"It's easy enough to know what seems right. Stating it as a principle is another matter." So concludes William Raspberry's column "How Do You Justify Separate Schools?" {op-ed, May 25} in which he strenuously opposes all-male and all-white schools yet is "utterly untroubled" by all-female and historically black colleges and universities.

A principled explanation of his line-drawing between black and white and between male and female does exist; whether Raspberry wants to endorse it is another matter.

First, the principle. Equality, as Aristotle put it, demands that people who are alike be treated alike and, by correlation, that people who are unlike be treated differently. Defenders of preferential treatment argue that race- and gender-conscious measures may well be consistent with Aristotle's equality principle. Preferences for minorities over whites, or women over men, so this argument goes, treat "unlikes" differently. Since unlikes may be treated differently, these preferences are permissible. In contrast, preferences for men over women or nonminorities over minorities treat likes differently. As such, these preferences are impermissible.

Let me explain. When Alan Bakke is denied admission to medical school because the University of California at Davis reserves slots for minorities, the difference in treatment he receives does not cause him to be stigmatized as racially inferior, nor does the difference frustrate state efforts to combat historic racial discrimination. In these ways, Bakke is unlike his minority counterparts. Contrast this to the University of Texas's 1946 denial of admission to Herman Sweatt, an otherwise qualified black applicant, on the basis of race. Is Sweatt different from his white counterparts? Of course not. Only racial prejudice can explain this difference in treatment.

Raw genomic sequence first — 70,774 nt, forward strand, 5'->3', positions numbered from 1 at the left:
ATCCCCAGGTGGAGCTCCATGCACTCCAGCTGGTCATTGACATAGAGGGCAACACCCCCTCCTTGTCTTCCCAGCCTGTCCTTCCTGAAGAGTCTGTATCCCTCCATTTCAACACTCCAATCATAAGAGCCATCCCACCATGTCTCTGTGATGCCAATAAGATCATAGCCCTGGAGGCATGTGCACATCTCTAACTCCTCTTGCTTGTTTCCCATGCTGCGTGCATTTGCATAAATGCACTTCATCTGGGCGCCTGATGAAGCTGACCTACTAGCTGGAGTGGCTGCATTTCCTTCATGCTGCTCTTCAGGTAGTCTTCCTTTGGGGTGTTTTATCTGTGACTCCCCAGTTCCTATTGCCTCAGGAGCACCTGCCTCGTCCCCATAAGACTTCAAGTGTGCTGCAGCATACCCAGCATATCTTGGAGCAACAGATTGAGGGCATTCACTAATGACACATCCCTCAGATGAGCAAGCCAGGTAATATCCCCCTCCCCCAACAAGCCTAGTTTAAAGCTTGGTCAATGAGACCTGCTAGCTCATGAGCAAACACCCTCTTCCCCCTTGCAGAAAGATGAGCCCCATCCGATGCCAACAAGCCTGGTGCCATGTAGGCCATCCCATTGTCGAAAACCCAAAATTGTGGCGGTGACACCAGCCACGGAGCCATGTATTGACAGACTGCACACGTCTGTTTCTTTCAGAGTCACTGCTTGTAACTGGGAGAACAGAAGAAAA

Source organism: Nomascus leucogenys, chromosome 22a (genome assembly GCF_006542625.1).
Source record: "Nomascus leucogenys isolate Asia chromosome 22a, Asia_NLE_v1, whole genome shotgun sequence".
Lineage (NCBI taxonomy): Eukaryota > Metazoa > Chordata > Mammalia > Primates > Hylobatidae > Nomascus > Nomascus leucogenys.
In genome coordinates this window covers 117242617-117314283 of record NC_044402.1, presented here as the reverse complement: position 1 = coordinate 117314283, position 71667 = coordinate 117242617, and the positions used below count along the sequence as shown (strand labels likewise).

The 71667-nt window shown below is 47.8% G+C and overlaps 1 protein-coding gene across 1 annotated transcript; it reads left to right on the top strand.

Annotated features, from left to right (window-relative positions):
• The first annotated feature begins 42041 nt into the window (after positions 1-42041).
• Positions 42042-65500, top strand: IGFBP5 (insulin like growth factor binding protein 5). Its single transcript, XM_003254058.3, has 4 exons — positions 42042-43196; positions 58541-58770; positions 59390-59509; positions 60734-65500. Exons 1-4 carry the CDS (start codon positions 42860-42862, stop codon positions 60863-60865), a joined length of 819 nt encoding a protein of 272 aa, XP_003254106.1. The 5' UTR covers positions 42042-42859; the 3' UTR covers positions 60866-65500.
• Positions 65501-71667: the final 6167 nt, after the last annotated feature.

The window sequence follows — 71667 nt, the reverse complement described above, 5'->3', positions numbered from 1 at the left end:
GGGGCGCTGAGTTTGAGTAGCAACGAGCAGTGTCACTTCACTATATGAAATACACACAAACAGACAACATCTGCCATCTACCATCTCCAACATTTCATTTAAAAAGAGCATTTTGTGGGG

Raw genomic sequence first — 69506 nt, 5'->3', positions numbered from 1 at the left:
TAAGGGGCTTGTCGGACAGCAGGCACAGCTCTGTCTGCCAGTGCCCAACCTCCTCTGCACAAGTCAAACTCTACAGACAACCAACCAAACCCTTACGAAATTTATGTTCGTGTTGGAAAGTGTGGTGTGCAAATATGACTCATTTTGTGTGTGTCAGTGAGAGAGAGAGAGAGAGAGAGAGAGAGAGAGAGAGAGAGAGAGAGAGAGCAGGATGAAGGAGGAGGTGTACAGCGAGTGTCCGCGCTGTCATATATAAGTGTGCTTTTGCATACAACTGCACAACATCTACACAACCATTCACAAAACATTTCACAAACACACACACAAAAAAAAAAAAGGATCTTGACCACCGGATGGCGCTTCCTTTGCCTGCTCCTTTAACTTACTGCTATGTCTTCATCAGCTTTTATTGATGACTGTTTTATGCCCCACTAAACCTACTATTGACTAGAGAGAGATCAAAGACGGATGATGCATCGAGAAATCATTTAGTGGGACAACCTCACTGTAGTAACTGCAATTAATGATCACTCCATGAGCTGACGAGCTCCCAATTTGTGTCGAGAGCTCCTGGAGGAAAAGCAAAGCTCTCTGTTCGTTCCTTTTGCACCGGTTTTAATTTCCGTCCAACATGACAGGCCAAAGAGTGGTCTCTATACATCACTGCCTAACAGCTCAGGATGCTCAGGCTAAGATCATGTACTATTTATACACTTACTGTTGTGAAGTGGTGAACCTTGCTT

The argument for women is much the same. Virginia Military Institute's male-only policy perpetuates negative stereotypes without advancing an important state objective; Mills College's women-only policy inflicts no real harm on men.

There are costs in using equality to support this type of line-drawing, however. Most obvious, as the Reagan administration persistently argued, race (and presumably gender) should play no role in decision-making. In other words, minorities and nonminorities (and men and women) are always alike. This argument is based on a universal ideal of equality.

A second argument against preference is grounded in Pandora's box. In other words, once you abandon the universal ideal to achieve just results, you must recognize that others will seize this opening to do harm.

Take the case of special rules for pregnancy-related disabilities. On the surface, it seems an obvious case for according favorable treatment to unlikes on the basis of their difference. Yet treating pregnancy as a special case both increases the costs of hiring women and supports prohibitions of female workers in fields where exposure to toxins may cause fetal damage. Treating unlikes differently therefore may ultimately harm women's economic position.

Principles then have their costs. But when we talk about right and wrong, principles cannot be forgotten. This is especially true when it comes to equality for, as Aristotle argues, equality and justice are synonymous. -- Neal Devins The writer, a law professor at the College of William and Mary, was an assistant general counsel to the U.S. Commission on Civil Rights.